Coronavirus-induced lockdowns across the world have negatively impacted the diet, sleep and physical activity among children with obesity, according to a University at Buffalo research.
The study, published in April in the journal ‘Obesity,’ examined 41 overweight children who were under confinement through March and April in Verona, Italy.
It found that the children ate an additional meal per day, slept an extra half hour per day, and spent nearly five hours per day in front of phone, computer and television screens, when compared to their behaviour last year.
The children were also consuming dramatically more red meat, sugary drinks and junk foods, three weeks into Italy’s mandatory national lockdown.
On the other hand, their physical activity decreased by more than two hours per week, and the amount of vegetables consumed remained unchanged.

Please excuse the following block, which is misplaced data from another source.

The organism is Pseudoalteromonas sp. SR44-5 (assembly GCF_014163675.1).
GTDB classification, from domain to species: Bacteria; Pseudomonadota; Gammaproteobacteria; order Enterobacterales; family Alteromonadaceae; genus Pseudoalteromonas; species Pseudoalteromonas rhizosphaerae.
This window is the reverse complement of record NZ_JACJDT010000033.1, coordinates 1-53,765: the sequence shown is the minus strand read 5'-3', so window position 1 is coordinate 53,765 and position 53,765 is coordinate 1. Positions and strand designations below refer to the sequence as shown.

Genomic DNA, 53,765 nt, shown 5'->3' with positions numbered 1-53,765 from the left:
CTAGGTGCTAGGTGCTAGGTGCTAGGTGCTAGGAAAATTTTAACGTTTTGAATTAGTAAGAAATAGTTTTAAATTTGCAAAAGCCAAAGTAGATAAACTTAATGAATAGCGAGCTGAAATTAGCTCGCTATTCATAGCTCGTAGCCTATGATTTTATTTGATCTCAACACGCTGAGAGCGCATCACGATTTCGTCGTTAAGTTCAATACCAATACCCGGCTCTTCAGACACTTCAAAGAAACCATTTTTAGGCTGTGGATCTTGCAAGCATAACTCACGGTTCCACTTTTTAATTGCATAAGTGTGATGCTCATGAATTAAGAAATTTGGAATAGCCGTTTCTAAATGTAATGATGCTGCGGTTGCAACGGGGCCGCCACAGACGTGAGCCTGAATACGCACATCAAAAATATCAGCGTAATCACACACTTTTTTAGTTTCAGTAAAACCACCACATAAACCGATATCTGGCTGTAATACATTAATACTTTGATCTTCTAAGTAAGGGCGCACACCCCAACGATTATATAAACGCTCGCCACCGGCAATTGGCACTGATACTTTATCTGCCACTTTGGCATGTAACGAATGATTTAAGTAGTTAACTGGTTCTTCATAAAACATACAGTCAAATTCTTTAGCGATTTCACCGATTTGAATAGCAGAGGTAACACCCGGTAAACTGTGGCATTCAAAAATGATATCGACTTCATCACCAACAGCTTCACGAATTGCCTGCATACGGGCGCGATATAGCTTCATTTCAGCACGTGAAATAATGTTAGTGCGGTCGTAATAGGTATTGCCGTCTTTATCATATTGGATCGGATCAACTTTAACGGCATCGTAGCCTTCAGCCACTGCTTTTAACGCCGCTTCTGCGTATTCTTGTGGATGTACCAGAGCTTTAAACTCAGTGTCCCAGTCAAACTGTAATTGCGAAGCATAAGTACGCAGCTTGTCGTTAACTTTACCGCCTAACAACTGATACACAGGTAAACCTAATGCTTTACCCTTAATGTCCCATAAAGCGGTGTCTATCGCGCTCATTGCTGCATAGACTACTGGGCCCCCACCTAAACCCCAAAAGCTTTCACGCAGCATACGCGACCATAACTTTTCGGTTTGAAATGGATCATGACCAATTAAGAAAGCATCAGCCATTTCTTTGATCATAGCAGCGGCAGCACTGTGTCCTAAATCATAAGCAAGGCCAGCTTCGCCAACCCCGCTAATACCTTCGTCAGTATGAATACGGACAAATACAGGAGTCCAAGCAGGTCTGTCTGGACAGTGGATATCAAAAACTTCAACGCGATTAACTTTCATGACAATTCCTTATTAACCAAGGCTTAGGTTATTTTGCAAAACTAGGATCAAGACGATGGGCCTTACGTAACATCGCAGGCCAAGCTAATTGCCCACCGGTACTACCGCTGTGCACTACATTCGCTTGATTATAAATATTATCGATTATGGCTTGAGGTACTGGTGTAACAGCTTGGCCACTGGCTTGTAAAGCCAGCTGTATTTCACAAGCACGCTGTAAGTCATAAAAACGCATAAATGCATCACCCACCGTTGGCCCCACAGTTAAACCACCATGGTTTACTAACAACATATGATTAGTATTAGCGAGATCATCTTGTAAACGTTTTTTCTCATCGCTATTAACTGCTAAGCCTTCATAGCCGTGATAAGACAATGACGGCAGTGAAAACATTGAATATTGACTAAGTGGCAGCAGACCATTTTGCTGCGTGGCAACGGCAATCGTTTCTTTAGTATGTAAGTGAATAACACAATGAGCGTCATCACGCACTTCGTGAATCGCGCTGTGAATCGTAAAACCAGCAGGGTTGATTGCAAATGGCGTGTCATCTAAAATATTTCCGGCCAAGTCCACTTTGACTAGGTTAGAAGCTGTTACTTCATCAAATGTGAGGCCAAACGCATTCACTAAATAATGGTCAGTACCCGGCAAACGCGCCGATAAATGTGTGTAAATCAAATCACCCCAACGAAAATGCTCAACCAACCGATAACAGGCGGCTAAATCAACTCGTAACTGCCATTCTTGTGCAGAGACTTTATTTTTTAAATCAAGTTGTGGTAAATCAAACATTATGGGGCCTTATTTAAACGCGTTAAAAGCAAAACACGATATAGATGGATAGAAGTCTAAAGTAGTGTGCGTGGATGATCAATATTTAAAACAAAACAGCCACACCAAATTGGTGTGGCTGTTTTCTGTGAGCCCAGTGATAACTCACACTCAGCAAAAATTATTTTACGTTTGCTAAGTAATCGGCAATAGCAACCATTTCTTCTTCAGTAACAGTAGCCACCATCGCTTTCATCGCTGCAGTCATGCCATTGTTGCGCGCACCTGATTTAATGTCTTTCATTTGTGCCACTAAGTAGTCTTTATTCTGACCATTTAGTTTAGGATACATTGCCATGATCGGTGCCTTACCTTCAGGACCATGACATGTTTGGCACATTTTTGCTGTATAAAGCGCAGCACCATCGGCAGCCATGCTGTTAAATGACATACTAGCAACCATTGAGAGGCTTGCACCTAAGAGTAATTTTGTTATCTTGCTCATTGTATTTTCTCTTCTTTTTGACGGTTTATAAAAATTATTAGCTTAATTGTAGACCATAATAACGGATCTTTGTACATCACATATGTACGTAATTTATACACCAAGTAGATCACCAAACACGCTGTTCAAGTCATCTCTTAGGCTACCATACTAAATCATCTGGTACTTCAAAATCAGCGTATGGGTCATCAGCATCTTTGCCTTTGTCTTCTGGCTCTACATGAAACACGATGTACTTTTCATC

“The tragic COVID-19 pandemic has collateral effects extending beyond direct viral infection,” says Myles Faith, childhood obesity expert and co-author on the study.
“Children and teens struggling with obesity are placed in an unfortunate position of isolation that appears to create an unfavourable environment for maintaining healthy lifestyle behaviours,” he added.
Their findings confirmed that children with obesity fare worse on weight-control programmes while at home compared to when they are in school.
The research group is conducting an ongoing study to test a family-based treatment for childhood obesity using telemedicine technology that allows participants to be treated in their homes.